It’s true that during college he volunteered for one summer at Young Life’s Star Ranch in Colorado. “However,” he writes, “I never felt called to full-time ministry. Besides, I was an airplane kind of guy. It was in my bones. I couldn’t see that I would have much in common with a full-time ministry to kids. No, that wasn’t in the cards for me, as far as I could tell.”

So it was on to General Dynamics. But as his career advanced and his family grew, Bill gradually began to feel a sense that God wanted him to turn his family’s property near Tyler into some kind of retreat center, where people could get away to focus on God’s Word in a beautiful setting. “I didn’t have any special ability to do that—only my availability. I didn’t know any better than to believe God.”

Which is what makes this book so important, and definitely must-reading for every person associated with Pine Cove—campers, staff, Board members, donors, prospective donors, friends, and especially summer staff who are pondering their future careers. Most of us among this constituency likely see ourselves the way Bill McKenzie saw himself as he was getting started in life: just average, nothing special, not someone from whom to expect great things. We’re just people trying to make a living, raise our families, and (hopefully) walk humbly with our God.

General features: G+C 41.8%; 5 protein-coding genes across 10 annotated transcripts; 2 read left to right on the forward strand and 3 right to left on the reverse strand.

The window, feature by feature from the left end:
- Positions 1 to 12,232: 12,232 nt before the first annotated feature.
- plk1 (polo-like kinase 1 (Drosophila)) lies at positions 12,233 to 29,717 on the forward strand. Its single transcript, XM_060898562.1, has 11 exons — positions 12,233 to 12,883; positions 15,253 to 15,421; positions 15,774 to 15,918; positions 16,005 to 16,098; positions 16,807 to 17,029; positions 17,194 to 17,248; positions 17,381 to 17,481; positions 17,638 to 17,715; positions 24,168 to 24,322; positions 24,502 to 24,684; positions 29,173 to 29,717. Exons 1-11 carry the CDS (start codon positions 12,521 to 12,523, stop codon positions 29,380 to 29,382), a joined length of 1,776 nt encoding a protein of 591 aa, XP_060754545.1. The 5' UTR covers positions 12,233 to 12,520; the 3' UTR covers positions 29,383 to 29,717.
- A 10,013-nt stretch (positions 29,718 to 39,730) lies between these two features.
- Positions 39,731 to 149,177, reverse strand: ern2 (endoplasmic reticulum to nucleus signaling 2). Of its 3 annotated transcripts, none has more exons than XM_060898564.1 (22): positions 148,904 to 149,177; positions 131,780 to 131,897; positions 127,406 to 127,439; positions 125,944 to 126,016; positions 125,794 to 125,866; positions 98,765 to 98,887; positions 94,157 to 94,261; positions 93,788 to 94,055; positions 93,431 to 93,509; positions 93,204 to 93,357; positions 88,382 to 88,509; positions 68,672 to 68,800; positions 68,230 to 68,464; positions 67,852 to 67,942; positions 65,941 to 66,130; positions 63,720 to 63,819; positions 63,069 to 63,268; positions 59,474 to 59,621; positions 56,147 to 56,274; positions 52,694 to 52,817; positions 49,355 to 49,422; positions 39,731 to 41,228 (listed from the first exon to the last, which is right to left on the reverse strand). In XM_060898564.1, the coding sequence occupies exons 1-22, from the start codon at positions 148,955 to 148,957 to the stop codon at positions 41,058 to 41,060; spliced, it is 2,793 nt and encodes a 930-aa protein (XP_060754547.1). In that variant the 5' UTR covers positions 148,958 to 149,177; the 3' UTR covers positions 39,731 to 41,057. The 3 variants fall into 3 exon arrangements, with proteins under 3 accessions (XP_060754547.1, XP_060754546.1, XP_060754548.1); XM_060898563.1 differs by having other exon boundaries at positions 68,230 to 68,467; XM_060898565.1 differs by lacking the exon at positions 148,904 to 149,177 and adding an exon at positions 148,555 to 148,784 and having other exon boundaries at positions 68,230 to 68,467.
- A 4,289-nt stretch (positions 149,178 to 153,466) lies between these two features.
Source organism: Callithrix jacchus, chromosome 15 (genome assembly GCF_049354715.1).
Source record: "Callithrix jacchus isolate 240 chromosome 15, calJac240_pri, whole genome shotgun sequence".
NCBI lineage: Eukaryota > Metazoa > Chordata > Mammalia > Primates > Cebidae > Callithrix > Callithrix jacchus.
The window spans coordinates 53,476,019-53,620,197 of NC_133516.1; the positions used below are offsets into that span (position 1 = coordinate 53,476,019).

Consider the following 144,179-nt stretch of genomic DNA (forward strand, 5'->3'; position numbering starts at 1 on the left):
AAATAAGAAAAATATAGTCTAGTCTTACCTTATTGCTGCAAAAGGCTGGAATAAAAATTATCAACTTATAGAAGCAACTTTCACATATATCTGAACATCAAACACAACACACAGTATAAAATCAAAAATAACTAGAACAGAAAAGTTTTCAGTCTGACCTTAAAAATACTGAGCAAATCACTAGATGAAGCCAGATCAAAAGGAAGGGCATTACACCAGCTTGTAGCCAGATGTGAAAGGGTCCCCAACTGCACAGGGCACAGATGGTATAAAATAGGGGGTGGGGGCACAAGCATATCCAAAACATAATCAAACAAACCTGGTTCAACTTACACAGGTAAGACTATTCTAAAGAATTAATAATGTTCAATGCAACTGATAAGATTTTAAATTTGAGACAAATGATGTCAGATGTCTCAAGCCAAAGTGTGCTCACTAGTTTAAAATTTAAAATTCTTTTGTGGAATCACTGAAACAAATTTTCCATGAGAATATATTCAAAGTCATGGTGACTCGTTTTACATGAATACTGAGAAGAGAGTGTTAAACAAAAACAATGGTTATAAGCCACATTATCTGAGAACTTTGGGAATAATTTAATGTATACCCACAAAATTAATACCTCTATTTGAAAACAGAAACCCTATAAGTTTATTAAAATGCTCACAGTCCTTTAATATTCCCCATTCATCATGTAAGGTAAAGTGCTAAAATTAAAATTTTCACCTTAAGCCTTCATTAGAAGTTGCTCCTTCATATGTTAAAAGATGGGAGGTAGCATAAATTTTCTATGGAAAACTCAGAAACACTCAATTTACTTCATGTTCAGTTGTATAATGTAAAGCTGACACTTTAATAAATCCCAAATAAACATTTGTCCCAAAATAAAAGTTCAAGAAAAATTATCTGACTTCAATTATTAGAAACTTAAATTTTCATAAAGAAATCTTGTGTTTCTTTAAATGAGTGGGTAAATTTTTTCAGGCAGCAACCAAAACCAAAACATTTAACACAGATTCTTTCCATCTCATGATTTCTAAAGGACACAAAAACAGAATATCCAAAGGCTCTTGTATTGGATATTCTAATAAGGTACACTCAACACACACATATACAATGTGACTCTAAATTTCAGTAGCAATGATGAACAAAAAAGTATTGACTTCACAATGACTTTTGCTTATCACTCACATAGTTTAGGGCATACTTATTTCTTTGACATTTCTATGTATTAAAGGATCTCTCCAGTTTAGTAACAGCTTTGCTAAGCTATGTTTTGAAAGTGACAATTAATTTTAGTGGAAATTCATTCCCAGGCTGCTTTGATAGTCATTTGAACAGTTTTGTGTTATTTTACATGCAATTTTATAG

And yet, time and again, that’s exactly the sort of person God uses to accomplish His purposes and bring Himself glory: the everyday person who honestly keeps asking, What is God’s will for my life?

As Bill wrestled to find direction, he remembers waking up each morning and praying, “Lord, I give you my life today. I will go where you want me to go. I will do what you want me to do. I will say what you want me to say.”

In praying such prayers, Bill points out (profoundly, I think) that he was yielding to God, not surrendering to Him. “I have never liked the idea of ‘surrendering’ to God’s will. It sounds as if you are fighting God until you are too weak too fight. You surrender to an adversary, but you yield to someone you worship and love.” Clearly, God was compelling Bill’s love and devotion and heart, not just ordering him to carry out an assignment.

By that means, one step at a time, one day at a time over several years, God led Bill through a series of career transitions, “chance” encounters, strategic advice from timely mentors, and finally a trip to the Republic National Bank in Dallas for the signing of a $150,000 note (more than $1 million in today’s money) by his father, Alex McKenzie. With that, Pine Cove was born at the beginning of summer 1968.